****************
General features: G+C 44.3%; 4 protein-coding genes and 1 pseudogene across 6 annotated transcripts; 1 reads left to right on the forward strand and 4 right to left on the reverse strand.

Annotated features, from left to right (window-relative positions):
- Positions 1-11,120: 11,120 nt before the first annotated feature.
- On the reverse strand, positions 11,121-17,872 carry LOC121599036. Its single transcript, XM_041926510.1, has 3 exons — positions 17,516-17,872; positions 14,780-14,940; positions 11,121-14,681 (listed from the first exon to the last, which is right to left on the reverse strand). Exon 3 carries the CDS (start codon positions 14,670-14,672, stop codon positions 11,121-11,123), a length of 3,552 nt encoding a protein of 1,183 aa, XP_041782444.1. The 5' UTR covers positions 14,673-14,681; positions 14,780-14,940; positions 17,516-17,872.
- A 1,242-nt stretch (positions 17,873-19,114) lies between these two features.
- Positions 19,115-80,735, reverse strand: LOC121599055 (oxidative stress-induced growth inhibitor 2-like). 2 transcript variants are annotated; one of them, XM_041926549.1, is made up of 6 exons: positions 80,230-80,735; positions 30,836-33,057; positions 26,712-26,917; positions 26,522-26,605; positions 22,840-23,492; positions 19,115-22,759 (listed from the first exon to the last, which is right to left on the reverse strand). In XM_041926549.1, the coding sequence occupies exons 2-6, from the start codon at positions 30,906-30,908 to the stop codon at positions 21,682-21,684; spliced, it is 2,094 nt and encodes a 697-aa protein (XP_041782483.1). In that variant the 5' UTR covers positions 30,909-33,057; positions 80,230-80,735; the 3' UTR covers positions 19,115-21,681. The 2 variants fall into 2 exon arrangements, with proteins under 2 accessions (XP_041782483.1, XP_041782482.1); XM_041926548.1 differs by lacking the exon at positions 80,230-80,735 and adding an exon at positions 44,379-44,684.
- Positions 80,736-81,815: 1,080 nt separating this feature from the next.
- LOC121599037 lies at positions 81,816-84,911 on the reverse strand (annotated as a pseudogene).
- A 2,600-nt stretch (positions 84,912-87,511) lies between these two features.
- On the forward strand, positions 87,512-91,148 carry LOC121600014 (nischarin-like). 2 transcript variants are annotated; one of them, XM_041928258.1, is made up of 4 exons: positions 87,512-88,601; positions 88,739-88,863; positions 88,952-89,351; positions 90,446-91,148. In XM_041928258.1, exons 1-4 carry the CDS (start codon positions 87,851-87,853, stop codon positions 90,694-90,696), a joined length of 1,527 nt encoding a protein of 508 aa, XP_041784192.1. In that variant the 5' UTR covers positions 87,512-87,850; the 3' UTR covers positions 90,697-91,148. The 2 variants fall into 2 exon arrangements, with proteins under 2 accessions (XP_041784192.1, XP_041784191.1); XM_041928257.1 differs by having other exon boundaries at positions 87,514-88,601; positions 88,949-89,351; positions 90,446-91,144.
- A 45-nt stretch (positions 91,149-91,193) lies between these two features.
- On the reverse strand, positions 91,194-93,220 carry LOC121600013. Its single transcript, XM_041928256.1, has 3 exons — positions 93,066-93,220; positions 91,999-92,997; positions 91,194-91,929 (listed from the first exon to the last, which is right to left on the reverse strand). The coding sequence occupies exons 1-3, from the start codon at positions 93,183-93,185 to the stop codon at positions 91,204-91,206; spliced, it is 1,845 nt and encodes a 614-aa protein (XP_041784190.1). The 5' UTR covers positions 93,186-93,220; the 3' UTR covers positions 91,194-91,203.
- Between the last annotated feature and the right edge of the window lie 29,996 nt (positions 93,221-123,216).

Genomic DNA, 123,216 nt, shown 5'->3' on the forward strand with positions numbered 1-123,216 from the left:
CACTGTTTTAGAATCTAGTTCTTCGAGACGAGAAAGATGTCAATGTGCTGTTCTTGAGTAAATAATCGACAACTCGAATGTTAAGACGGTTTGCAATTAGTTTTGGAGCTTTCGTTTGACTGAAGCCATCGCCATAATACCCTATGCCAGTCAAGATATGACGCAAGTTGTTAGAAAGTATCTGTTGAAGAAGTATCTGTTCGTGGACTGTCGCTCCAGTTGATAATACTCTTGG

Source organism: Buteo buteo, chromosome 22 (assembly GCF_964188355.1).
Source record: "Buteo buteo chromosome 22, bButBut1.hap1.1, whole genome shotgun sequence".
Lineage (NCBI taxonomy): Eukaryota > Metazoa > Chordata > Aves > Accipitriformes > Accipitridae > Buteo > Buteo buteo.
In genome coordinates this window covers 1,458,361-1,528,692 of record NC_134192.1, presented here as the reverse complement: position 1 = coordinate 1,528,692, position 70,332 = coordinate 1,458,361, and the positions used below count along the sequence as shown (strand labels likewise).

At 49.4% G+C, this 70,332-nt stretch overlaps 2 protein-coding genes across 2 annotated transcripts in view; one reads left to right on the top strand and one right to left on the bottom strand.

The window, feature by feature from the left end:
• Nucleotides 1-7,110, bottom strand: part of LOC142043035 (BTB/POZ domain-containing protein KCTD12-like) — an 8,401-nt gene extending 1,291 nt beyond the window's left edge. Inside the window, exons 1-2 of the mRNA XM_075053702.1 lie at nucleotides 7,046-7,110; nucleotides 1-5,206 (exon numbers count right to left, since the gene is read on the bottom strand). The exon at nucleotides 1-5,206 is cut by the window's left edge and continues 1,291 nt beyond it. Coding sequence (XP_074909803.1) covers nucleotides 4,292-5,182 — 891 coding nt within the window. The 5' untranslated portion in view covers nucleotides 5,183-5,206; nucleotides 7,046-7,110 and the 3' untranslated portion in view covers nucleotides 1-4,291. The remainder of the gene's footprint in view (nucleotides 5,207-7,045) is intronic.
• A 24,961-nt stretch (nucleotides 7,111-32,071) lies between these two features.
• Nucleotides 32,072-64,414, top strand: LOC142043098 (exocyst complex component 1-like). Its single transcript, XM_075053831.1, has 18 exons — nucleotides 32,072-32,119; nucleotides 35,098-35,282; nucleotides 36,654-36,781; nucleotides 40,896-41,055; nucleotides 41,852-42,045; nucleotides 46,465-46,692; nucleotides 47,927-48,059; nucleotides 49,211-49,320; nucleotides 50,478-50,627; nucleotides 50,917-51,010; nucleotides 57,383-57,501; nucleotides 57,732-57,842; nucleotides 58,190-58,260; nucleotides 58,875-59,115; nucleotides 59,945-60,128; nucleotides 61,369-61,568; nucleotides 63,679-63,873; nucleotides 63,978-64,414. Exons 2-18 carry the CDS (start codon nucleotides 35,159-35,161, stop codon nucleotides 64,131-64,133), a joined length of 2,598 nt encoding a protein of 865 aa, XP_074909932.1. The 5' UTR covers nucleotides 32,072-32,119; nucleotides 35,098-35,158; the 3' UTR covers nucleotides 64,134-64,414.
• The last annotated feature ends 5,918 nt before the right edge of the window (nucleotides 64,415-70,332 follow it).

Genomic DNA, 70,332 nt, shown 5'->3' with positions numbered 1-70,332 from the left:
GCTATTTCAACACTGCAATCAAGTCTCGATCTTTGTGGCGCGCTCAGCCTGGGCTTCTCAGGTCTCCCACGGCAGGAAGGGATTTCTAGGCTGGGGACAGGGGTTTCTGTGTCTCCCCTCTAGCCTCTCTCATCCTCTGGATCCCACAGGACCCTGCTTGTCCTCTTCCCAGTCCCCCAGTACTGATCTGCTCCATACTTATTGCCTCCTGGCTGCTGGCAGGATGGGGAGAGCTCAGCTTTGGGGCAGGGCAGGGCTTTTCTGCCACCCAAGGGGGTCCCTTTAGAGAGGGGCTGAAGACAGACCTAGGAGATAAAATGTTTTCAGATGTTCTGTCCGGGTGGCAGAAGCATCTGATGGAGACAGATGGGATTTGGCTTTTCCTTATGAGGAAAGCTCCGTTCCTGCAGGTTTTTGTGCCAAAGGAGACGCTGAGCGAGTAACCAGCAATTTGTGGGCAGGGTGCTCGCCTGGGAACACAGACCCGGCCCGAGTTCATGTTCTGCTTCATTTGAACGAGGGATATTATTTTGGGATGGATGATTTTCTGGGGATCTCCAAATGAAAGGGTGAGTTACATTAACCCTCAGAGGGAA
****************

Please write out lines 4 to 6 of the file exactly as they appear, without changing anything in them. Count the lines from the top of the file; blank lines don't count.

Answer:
- On the reverse strand, positions 11,121-17,872 carry LOC121599036. Its single transcript, XM_041926510.1, has 3 exons — positions 17,516-17,872; positions 14,780-14,940; positions 11,121-14,681 (listed from the first exon to the last, which is right to left on the reverse strand). Exon 3 carries the CDS (start codon positions 14,670-14,672, stop codon positions 11,121-11,123), a length of 3,552 nt encoding a protein of 1,183 aa, XP_041782444.1. The 5' UTR covers positions 14,673-14,681; positions 14,780-14,940; positions 17,516-17,872.
- A 1,242-nt stretch (positions 17,873-19,114) lies between these two features.
- Positions 19,115-80,735, reverse strand: LOC121599055 (oxidative stress-induced growth inhibitor 2-like). 2 transcript variants are annotated; one of them, XM_041926549.1, is made up of 6 exons: positions 80,230-80,735; positions 30,836-33,057; positions 26,712-26,917; positions 26,522-26,605; positions 22,840-23,492; positions 19,115-22,759 (listed from the first exon to the last, which is right to left on the reverse strand). In XM_041926549.1, the coding sequence occupies exons 2-6, from the start codon at positions 30,906-30,908 to the stop codon at positions 21,682-21,684; spliced, it is 2,094 nt and encodes a 697-aa protein (XP_041782483.1). In that variant the 5' UTR covers positions 30,909-33,057; positions 80,230-80,735; the 3' UTR covers positions 19,115-21,681. The 2 variants fall into 2 exon arrangements, with proteins under 2 accessions (XP_041782483.1, XP_041782482.1); XM_041926548.1 differs by lacking the exon at positions 80,230-80,735 and adding an exon at positions 44,379-44,684.